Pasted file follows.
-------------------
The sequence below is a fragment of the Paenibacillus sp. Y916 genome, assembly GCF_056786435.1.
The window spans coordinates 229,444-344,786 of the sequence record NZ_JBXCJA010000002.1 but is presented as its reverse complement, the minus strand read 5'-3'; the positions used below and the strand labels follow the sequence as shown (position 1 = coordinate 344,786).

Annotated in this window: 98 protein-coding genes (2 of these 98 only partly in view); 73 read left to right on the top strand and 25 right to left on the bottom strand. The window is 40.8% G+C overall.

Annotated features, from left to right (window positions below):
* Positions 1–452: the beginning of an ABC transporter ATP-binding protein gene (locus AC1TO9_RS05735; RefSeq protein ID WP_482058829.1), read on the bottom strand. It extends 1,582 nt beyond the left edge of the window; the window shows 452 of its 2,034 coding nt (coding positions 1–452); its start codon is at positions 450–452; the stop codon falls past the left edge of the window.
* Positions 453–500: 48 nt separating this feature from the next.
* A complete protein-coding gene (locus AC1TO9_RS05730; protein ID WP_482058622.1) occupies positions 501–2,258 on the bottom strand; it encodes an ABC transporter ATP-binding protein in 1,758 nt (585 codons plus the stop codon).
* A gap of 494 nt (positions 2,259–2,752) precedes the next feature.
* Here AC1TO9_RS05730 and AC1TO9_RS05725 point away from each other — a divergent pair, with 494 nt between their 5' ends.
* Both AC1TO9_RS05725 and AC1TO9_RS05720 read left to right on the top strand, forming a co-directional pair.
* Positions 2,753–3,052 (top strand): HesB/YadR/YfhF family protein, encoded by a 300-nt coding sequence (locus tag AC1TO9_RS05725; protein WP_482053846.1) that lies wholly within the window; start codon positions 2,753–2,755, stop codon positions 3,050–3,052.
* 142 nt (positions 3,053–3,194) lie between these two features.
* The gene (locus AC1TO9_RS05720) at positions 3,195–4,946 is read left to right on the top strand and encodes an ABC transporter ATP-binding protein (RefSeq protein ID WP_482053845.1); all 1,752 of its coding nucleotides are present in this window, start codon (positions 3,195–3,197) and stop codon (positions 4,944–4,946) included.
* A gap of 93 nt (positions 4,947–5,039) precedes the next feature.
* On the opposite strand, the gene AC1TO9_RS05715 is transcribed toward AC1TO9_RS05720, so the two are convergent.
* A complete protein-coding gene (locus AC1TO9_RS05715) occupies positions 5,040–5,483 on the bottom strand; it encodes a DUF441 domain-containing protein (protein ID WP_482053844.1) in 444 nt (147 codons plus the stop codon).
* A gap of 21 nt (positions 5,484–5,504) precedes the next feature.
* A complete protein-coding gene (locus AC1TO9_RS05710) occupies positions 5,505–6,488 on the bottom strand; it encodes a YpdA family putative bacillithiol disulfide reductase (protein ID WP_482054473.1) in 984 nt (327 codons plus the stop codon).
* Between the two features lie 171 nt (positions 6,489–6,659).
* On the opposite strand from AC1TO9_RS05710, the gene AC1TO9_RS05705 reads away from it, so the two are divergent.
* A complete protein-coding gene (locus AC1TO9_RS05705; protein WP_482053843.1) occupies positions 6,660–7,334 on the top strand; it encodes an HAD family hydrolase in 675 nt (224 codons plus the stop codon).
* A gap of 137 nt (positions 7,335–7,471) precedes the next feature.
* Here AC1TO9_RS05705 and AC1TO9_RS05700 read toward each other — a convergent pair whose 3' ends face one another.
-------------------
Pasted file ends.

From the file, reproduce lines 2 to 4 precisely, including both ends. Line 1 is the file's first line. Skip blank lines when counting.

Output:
The window spans coordinates 229,444-344,786 of the sequence record NZ_JBXCJA010000002.1 but is presented as its reverse complement, the minus strand read 5'-3'; the positions used below and the strand labels follow the sequence as shown (position 1 = coordinate 344,786).

Annotated in this window: 98 protein-coding genes (2 of these 98 only partly in view); 73 read left to right on the top strand and 25 right to left on the bottom strand. The window is 40.8% G+C overall.

Annotated features, from left to right (window positions below):